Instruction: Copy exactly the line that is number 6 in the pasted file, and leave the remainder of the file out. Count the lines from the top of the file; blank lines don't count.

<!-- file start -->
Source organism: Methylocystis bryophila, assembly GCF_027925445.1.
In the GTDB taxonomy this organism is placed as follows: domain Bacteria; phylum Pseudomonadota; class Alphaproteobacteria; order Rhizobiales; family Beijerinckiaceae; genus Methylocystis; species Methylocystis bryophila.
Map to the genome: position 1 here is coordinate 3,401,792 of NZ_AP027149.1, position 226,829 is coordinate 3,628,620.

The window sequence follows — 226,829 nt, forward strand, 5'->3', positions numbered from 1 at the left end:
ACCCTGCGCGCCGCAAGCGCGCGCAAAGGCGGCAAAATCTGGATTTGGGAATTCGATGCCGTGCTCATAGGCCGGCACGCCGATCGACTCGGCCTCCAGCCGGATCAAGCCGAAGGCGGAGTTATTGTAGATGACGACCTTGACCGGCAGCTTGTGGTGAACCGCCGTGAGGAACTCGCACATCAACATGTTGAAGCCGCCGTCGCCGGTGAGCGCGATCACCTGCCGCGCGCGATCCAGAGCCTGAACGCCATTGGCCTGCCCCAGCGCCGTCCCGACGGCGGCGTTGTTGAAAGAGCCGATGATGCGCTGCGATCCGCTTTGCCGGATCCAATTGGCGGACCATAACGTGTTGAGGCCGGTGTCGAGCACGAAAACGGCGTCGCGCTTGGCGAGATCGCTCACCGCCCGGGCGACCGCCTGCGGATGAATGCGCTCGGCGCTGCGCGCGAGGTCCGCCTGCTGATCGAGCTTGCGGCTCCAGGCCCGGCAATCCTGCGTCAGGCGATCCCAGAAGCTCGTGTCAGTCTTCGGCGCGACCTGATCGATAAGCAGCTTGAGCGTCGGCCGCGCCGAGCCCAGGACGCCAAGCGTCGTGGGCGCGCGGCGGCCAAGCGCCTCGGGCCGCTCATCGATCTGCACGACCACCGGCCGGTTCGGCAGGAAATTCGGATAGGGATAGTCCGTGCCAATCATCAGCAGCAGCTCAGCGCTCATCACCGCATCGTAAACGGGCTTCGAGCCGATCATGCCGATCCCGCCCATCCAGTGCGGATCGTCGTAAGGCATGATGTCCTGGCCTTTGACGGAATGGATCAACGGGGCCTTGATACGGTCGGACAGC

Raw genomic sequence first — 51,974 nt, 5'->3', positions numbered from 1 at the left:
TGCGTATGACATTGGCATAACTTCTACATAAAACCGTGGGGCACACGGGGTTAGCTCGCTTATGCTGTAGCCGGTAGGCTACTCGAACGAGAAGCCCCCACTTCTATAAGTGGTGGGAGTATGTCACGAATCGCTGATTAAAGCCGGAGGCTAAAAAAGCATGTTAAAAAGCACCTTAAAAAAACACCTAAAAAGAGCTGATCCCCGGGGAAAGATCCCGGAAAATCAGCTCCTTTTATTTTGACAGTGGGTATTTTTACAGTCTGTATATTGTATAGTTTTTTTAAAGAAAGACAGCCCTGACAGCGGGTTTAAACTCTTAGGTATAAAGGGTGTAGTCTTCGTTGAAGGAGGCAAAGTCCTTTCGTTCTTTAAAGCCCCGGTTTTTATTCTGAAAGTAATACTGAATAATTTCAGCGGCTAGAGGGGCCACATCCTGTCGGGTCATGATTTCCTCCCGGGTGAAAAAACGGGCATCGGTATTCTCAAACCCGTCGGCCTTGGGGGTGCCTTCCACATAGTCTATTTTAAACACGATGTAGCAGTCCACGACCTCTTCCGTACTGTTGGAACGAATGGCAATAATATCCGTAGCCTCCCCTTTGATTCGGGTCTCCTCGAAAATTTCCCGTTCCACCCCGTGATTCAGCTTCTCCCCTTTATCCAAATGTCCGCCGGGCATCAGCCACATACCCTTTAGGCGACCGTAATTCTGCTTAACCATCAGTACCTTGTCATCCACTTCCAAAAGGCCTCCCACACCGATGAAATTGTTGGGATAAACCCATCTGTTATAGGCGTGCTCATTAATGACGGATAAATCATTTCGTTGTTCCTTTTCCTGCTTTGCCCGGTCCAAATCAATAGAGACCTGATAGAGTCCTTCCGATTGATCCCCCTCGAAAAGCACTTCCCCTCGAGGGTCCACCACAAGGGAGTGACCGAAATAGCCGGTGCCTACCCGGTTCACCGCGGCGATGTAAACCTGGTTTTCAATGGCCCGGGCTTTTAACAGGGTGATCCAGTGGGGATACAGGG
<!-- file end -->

Raw genomic sequence first — 51,974 nt, 5'->3', positions numbered from 1 at the left: